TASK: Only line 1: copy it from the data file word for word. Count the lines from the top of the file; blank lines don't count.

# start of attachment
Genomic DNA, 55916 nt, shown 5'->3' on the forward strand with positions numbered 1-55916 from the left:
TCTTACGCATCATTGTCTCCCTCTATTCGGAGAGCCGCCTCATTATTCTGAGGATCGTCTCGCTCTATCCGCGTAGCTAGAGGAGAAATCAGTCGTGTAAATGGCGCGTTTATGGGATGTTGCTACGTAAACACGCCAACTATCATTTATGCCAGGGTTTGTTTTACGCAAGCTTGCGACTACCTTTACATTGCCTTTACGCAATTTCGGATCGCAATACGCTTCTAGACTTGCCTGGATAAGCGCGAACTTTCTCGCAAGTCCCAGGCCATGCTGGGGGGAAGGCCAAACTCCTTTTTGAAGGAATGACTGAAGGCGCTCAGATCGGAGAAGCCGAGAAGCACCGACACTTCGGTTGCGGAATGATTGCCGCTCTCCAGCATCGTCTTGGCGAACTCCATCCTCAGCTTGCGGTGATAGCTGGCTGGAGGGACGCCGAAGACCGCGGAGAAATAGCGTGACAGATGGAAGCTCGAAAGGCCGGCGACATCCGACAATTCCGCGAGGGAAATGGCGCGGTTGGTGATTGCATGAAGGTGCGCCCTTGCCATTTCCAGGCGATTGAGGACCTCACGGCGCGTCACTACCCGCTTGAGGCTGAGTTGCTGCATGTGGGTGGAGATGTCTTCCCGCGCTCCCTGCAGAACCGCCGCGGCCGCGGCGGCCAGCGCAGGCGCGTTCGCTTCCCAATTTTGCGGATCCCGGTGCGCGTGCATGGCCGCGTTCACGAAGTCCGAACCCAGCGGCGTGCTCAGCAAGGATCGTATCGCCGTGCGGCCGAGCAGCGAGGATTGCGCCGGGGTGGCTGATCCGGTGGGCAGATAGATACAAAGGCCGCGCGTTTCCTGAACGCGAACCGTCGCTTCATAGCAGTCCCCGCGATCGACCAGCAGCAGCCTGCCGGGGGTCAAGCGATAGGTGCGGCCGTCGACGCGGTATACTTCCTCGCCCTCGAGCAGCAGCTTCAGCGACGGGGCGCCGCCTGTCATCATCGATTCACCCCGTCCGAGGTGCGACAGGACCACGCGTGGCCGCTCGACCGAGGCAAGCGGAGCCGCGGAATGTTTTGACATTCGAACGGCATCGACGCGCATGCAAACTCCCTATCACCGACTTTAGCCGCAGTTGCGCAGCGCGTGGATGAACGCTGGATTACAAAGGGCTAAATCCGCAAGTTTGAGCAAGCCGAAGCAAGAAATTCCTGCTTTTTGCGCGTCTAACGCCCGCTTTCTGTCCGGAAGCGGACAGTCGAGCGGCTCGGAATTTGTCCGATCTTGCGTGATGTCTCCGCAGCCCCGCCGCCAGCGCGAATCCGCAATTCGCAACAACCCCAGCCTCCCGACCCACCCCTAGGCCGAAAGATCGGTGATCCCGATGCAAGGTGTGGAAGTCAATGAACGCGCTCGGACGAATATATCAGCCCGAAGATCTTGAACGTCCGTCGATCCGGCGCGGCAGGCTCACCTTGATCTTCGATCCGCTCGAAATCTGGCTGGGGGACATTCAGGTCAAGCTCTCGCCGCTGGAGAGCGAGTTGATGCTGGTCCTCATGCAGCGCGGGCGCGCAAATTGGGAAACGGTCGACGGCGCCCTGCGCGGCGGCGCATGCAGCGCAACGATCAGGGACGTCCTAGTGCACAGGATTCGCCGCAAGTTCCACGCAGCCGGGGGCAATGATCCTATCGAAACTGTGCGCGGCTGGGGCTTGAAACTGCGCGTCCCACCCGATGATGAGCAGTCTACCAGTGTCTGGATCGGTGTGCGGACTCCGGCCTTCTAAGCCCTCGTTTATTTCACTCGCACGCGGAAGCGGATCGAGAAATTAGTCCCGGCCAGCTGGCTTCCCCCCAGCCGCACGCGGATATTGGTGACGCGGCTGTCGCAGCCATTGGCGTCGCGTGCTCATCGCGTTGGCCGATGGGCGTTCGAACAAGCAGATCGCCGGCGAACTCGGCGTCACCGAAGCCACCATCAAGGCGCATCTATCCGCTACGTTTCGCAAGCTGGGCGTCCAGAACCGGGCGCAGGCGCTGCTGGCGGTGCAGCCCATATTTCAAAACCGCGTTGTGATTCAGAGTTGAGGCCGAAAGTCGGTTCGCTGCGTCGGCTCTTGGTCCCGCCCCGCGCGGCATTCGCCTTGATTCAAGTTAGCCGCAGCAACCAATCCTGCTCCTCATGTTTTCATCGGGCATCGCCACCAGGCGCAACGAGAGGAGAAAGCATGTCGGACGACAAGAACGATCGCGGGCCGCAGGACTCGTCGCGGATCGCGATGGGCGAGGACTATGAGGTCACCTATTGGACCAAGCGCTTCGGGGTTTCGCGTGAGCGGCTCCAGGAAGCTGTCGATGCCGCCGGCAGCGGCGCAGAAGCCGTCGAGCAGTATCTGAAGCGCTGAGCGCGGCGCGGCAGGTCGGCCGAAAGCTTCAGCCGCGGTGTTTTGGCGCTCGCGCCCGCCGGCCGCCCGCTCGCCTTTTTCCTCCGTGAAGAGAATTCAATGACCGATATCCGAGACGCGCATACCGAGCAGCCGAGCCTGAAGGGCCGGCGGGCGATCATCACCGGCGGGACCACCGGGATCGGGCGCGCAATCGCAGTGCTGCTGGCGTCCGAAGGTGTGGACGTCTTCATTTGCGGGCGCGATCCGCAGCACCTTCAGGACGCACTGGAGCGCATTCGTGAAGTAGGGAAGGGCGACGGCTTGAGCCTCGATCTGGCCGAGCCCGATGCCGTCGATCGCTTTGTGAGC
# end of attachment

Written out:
Genomic DNA, 55916 nt, shown 5'->3' on the forward strand with positions numbered 1-55916 from the left: